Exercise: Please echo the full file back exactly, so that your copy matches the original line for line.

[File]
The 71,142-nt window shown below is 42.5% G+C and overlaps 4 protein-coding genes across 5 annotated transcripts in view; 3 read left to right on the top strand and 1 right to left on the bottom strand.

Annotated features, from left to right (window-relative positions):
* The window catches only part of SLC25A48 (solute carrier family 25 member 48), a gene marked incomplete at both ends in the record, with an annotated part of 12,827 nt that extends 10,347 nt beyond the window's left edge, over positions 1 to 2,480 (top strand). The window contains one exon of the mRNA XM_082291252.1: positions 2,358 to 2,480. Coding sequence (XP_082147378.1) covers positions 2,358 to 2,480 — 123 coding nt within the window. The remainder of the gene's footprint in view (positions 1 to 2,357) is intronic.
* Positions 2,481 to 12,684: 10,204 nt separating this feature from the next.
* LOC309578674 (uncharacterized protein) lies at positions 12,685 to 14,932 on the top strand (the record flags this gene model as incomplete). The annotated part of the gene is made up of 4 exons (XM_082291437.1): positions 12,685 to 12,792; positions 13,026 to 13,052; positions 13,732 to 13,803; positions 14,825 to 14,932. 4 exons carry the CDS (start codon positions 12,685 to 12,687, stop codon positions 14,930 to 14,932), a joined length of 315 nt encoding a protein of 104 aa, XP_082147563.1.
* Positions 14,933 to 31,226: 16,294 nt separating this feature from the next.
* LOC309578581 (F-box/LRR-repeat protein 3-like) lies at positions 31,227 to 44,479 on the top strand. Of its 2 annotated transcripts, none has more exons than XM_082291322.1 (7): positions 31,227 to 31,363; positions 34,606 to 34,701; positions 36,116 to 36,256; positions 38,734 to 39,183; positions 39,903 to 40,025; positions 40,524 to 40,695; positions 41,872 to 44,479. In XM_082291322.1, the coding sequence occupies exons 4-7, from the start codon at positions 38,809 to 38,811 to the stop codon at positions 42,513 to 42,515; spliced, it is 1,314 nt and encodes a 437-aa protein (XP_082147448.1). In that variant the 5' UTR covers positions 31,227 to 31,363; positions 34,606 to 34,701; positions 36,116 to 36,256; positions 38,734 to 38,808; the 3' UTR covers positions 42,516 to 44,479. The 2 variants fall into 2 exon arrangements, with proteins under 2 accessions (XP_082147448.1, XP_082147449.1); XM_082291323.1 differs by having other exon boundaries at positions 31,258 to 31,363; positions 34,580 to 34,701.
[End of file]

The 71,142-nt window shown below is 42.5% G+C and overlaps 4 protein-coding genes across 5 annotated transcripts in view; 3 read left to right on the top strand and 1 right to left on the bottom strand.

Annotated features, from left to right (window-relative positions):
* The window catches only part of SLC25A48 (solute carrier family 25 member 48), a gene marked incomplete at both ends in the record, with an annotated part of 12,827 nt that extends 10,347 nt beyond the window's left edge, over positions 1 to 2,480 (top strand). The window contains one exon of the mRNA XM_082291252.1: positions 2,358 to 2,480. Coding sequence (XP_082147378.1) covers positions 2,358 to 2,480 — 123 coding nt within the window. The remainder of the gene's footprint in view (positions 1 to 2,357) is intronic.
* Positions 2,481 to 12,684: 10,204 nt separating this feature from the next.
* LOC309578674 (uncharacterized protein) lies at positions 12,685 to 14,932 on the top strand (the record flags this gene model as incomplete). The annotated part of the gene is made up of 4 exons (XM_082291437.1): positions 12,685 to 12,792; positions 13,026 to 13,052; positions 13,732 to 13,803; positions 14,825 to 14,932. 4 exons carry the CDS (start codon positions 12,685 to 12,687, stop codon positions 14,930 to 14,932), a joined length of 315 nt encoding a protein of 104 aa, XP_082147563.1.
* Positions 14,933 to 31,226: 16,294 nt separating this feature from the next.
* LOC309578581 (F-box/LRR-repeat protein 3-like) lies at positions 31,227 to 44,479 on the top strand. Of its 2 annotated transcripts, none has more exons than XM_082291322.1 (7): positions 31,227 to 31,363; positions 34,606 to 34,701; positions 36,116 to 36,256; positions 38,734 to 39,183; positions 39,903 to 40,025; positions 40,524 to 40,695; positions 41,872 to 44,479. In XM_082291322.1, the coding sequence occupies exons 4-7, from the start codon at positions 38,809 to 38,811 to the stop codon at positions 42,513 to 42,515; spliced, it is 1,314 nt and encodes a 437-aa protein (XP_082147448.1). In that variant the 5' UTR covers positions 31,227 to 31,363; positions 34,606 to 34,701; positions 36,116 to 36,256; positions 38,734 to 38,808; the 3' UTR covers positions 42,516 to 44,479. The 2 variants fall into 2 exon arrangements, with proteins under 2 accessions (XP_082147448.1, XP_082147449.1); XM_082291323.1 differs by having other exon boundaries at positions 31,258 to 31,363; positions 34,580 to 34,701.